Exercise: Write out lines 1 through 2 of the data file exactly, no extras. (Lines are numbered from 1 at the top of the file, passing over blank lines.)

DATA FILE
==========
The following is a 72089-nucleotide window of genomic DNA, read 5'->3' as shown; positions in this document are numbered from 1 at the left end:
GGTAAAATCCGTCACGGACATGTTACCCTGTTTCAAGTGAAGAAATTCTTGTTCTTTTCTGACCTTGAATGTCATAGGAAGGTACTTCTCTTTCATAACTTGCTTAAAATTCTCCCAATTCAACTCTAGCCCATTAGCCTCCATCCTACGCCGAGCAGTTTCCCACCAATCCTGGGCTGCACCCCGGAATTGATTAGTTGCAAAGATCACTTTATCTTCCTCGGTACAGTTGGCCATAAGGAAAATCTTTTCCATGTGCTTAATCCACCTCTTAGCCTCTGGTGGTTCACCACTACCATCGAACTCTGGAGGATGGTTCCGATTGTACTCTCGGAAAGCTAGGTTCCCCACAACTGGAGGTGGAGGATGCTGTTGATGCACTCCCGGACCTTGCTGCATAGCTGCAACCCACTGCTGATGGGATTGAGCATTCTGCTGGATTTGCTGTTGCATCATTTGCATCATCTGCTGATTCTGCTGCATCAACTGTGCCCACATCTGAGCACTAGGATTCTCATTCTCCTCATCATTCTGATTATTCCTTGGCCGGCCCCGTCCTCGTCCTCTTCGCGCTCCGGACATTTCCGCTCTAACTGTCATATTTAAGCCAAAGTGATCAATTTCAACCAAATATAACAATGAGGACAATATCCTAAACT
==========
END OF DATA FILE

The following is a 72089-nucleotide window of genomic DNA, read 5'->3' as shown; positions in this document are numbered from 1 at the left end:
GGTAAAATCCGTCACGGACATGTTACCCTGTTTCAAGTGAAGAAATTCTTGTTCTTTTCTGACCTTGAATGTCATAGGAAGGTACTTCTCTTTCATAACTTGCTTAAAATTCTCCCAATTCAACTCTAGCCCATTAGCCTCCATCCTACGCCGAGCAGTTTCCCACCAATCCTGGGCTGCACCCCGGAATTGATTAGTTGCAAAGATCACTTTATCTTCCTCGGTACAGTTGGCCATAAGGAAAATCTTTTCCATGTGCTTAATCCACCTCTTAGCCTCTGGTGGTTCACCACTACCATCGAACTCTGGAGGATGGTTCCGATTGTACTCTCGGAAAGCTAGGTTCCCCACAACTGGAGGTGGAGGATGCTGTTGATGCACTCCCGGACCTTGCTGCATAGCTGCAACCCACTGCTGATGGGATTGAGCATTCTGCTGGATTTGCTGTTGCATCATTTGCATCATCTGCTGATTCTGCTGCATCAACTGTGCCCACATCTGAGCACTAGGATTCTCATTCTCCTCATCATTCTGATTATTCCTTGGCCGGCCCCGTCCTCGTCCTCTTCGCGCTCCGGACATTTCCGCTCTAACTGTCATATTTAAGCCAAAGTGATCAATTTCAACCAAATATAACAATGAGGACAATATCCTAAACT